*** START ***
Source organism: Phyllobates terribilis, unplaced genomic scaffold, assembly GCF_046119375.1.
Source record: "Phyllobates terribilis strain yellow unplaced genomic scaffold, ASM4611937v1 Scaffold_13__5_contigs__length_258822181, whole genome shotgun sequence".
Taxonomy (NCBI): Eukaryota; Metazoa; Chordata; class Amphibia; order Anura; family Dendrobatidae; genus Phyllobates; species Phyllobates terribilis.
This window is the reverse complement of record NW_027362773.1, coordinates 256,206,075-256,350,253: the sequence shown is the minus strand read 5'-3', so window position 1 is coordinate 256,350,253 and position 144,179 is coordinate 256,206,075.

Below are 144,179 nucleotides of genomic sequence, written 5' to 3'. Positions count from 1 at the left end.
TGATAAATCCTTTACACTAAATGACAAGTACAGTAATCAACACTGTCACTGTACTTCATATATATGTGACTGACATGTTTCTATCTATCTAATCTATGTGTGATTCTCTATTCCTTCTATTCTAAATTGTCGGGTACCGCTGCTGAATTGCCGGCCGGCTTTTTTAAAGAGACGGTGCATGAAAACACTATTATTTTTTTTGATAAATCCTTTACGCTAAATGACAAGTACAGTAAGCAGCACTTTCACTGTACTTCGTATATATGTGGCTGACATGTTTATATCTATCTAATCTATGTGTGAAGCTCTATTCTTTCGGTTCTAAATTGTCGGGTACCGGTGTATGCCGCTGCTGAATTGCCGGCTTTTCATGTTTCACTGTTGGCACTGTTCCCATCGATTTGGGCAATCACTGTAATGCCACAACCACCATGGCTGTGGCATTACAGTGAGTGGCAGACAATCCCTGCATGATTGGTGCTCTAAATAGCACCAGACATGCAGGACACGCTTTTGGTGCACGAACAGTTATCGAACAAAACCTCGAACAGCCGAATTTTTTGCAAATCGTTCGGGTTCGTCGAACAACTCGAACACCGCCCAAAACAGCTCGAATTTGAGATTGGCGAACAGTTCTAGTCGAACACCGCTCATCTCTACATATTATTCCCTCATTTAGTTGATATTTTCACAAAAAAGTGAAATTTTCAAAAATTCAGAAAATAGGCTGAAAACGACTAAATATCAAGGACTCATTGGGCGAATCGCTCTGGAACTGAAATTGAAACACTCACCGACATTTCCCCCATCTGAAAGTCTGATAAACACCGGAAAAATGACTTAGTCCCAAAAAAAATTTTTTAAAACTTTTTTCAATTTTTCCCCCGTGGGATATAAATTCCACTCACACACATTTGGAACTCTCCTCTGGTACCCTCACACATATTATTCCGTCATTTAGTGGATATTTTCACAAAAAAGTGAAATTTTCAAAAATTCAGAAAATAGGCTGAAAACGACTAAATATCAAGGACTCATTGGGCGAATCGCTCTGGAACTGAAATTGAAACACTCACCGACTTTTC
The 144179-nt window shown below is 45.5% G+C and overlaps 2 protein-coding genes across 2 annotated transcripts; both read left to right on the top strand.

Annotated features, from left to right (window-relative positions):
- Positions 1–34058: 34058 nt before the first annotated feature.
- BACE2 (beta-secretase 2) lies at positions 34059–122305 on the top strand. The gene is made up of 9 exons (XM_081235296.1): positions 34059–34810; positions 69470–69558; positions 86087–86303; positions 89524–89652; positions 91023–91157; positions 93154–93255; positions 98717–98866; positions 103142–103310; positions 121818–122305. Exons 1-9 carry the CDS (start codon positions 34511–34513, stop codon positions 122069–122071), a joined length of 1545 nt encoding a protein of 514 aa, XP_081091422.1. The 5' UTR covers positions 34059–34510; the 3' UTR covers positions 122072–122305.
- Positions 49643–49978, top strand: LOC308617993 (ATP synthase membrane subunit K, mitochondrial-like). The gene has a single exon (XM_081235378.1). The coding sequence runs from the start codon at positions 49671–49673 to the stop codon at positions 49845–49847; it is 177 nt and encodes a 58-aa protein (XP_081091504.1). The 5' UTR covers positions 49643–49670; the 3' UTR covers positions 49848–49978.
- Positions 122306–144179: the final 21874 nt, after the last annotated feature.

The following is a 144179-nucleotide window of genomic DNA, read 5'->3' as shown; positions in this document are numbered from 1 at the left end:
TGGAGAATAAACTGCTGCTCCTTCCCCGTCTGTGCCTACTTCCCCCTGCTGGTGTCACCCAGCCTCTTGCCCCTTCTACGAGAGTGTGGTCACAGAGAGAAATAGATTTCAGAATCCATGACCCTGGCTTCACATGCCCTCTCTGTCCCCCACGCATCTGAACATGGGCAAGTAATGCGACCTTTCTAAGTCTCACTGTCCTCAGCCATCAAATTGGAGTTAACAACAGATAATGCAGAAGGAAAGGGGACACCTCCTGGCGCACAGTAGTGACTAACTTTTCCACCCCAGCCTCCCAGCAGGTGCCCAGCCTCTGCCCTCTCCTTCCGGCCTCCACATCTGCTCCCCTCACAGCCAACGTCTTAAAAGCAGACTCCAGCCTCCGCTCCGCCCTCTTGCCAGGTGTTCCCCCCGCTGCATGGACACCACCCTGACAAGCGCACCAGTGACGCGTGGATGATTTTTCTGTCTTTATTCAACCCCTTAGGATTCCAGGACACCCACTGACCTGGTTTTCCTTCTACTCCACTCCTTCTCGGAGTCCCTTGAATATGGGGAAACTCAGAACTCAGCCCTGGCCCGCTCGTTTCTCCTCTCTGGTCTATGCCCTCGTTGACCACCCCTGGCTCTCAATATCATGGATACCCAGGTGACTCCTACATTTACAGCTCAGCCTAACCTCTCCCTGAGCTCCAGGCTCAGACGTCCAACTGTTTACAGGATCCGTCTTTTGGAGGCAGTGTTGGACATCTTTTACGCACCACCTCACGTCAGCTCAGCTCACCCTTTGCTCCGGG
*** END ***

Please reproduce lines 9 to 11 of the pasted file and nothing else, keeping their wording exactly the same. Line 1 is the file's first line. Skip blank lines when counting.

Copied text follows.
- Positions 1–34058: 34058 nt before the first annotated feature.
- BACE2 (beta-secretase 2) lies at positions 34059–122305 on the top strand. The gene is made up of 9 exons (XM_081235296.1): positions 34059–34810; positions 69470–69558; positions 86087–86303; positions 89524–89652; positions 91023–91157; positions 93154–93255; positions 98717–98866; positions 103142–103310; positions 121818–122305. Exons 1-9 carry the CDS (start codon positions 34511–34513, stop codon positions 122069–122071), a joined length of 1545 nt encoding a protein of 514 aa, XP_081091422.1. The 5' UTR covers positions 34059–34510; the 3' UTR covers positions 122072–122305.
- Positions 49643–49978, top strand: LOC308617993 (ATP synthase membrane subunit K, mitochondrial-like). The gene has a single exon (XM_081235378.1). The coding sequence runs from the start codon at positions 49671–49673 to the stop codon at positions 49845–49847; it is 177 nt and encodes a 58-aa protein (XP_081091504.1). The 5' UTR covers positions 49643–49670; the 3' UTR covers positions 49848–49978.